An ascending cascade of clouds was climbing up Sinking Creek Mountain.
Black locust trees and pinxter azaleas were in bloom as bodyguards and I drove over Johns Creek Mountain and along Johns Creek Mountain Road, following the rain-swollen stream as it surged against its banks and spilled into the adjoining fields. We drove out Tub Run Road to the spot where we’d turned around when we previously walked from the Johns Creek end. My odometer pegged that distance as 3.8 miles, one-way, a round trip of 7.8 miles, about normal for us. There is a huge complex of deep, muddy puddles at this spot. I pulled Old Blue off the road and re-GPS’d the spot, for my little unit had forgotten its previous marks due to low battery. Then we set off.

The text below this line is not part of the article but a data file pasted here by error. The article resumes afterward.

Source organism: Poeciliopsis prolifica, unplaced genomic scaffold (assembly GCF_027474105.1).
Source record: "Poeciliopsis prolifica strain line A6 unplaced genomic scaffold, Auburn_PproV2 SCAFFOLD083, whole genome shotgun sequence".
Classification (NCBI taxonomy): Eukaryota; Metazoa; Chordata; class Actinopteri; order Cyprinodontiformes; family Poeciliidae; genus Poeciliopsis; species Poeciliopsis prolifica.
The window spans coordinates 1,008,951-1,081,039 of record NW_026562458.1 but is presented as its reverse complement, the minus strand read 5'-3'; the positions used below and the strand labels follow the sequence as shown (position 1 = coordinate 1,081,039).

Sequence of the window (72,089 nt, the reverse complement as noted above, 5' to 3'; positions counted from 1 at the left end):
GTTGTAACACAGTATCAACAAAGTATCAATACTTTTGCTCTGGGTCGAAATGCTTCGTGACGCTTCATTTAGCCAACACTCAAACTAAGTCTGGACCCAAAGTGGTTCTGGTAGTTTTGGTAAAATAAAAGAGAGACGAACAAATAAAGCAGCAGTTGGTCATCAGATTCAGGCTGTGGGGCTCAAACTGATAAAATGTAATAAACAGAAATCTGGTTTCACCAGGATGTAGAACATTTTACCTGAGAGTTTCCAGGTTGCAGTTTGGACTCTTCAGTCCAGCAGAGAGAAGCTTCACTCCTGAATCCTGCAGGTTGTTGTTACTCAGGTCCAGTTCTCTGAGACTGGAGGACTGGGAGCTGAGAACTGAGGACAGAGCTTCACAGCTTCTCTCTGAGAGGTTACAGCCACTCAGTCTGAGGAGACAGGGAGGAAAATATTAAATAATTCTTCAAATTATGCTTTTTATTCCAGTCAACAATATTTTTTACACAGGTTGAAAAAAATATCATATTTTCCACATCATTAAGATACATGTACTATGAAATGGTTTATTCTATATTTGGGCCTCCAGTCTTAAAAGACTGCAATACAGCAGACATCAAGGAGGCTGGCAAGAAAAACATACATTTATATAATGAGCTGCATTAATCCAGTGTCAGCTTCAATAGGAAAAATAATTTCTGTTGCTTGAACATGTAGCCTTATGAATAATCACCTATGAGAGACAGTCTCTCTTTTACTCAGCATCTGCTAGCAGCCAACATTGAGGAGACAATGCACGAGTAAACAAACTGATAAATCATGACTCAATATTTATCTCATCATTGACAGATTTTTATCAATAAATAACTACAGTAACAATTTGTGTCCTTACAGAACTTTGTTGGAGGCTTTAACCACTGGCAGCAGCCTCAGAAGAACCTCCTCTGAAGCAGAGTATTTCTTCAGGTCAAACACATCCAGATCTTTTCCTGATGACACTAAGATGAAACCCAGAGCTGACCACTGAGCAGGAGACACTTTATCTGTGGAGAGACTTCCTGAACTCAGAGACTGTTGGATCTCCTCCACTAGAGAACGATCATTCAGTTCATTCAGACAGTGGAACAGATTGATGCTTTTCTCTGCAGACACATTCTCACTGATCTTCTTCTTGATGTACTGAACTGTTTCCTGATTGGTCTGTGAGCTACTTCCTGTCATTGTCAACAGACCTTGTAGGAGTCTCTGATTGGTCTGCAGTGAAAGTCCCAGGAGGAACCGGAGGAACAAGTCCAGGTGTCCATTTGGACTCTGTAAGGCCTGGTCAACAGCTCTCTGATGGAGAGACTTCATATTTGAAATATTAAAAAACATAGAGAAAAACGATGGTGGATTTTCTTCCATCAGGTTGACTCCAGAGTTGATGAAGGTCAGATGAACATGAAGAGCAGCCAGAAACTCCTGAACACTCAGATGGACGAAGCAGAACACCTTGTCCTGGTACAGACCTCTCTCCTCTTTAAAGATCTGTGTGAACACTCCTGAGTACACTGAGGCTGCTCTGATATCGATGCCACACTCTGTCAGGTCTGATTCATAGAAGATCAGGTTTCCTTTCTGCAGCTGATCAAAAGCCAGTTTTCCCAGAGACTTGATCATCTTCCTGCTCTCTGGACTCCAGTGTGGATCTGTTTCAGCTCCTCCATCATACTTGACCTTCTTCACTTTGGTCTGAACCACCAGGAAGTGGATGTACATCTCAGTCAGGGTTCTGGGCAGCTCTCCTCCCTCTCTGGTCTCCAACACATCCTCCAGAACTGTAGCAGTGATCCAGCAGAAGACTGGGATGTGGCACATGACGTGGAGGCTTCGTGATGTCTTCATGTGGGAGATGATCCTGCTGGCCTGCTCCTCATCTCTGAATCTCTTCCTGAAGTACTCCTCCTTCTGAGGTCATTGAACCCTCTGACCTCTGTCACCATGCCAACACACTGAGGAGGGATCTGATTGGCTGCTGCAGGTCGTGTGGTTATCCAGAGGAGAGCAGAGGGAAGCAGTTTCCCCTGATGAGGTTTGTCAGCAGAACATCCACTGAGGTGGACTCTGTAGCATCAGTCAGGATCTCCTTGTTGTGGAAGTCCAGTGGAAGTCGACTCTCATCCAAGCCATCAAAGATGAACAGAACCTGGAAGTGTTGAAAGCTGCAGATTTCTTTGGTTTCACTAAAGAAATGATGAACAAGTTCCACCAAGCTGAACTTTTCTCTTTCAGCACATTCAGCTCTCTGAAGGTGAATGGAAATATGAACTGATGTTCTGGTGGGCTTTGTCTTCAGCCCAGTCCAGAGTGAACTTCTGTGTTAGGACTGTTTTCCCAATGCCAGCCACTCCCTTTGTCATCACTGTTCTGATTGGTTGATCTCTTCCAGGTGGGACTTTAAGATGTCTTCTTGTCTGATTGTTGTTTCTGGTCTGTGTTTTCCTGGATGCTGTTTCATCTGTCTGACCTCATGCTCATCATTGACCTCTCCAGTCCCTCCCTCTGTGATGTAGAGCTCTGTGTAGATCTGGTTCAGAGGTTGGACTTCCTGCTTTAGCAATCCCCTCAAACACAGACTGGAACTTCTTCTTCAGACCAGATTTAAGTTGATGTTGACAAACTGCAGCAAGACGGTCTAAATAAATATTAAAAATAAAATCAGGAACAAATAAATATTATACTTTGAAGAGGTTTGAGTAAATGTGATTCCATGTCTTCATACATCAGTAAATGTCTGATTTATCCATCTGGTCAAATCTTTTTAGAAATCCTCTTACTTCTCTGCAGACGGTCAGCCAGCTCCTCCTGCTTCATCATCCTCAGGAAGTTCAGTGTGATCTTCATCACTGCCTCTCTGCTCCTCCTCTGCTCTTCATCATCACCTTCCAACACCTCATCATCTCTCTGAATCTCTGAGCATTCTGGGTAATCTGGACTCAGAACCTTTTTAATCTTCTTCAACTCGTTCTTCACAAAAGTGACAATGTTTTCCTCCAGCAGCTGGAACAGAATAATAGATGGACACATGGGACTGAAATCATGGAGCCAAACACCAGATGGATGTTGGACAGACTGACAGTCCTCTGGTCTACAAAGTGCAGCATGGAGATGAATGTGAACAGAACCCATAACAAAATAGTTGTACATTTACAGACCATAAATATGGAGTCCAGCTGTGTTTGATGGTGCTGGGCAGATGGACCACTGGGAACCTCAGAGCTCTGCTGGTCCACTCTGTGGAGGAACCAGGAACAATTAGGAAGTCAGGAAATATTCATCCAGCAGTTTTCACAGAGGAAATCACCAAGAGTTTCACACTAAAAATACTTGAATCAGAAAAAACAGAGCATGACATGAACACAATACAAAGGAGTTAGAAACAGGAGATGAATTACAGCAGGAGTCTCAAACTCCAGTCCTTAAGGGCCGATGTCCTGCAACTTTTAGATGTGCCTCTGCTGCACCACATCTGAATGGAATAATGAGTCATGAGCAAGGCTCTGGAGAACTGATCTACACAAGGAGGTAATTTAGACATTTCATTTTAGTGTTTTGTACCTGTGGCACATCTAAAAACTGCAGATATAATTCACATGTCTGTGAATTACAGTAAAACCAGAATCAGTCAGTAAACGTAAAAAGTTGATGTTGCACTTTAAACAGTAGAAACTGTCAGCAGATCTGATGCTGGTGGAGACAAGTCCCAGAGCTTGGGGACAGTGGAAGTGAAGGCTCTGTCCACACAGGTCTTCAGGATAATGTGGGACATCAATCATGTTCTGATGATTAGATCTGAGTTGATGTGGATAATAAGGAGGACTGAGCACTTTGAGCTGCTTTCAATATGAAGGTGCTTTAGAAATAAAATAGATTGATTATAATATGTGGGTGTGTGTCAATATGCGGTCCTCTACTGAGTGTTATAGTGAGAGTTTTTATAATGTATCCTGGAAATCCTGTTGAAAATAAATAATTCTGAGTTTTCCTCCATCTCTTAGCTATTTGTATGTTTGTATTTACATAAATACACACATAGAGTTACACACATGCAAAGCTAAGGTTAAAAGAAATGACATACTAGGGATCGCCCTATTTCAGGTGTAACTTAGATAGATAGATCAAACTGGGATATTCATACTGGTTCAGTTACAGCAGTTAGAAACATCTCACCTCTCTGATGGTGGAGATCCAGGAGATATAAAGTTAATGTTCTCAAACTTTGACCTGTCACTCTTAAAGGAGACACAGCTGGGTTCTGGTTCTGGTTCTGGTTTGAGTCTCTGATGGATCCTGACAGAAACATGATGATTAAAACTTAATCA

Slanting shale beds stood out on the banks to our right and extended into the road, a chippy, gray rock with rusty stains. Lichen cushions and scattered birdfoot violets clung to the slopes. Wind shook water drops from the tree canopies onto us. Red-eyed vireo sang his measured song as we passed a bermed side road leading up the flank of Johns Creek Mountain, then a stand of ferns to the left. A loud stream below became louder as we neared the notch where it came plunging down, over boulders and under overhanging rhododendrons, though which could be seen, far above, the sky behind the crest of the mountain. The first mountain laurels were opening their flowers, pink buds paling to white. Through trees to our left, Potts Mountain, its ridgeline shrouded in low clouds, was intermittently visible. Bright flowers of yellow-eyed grass stood along the road margins and an equally eye-catching goldfinch took wing. Small, young trees stood on both sides of us. Each hollow we crossed had a torrent of water tumbling down its narrow slot. Here was a campsite with a special amenity, its own rectangular grill, perched on the rock ring surrounding its fire pit. Brambles sporting white flowers arched over the road; blueberry plants were hung with little white bells; and the white saucers of laurels had a deep-red point where each stamen was attached. A few scarlet wintergreen berries still clung to the low-growing plants.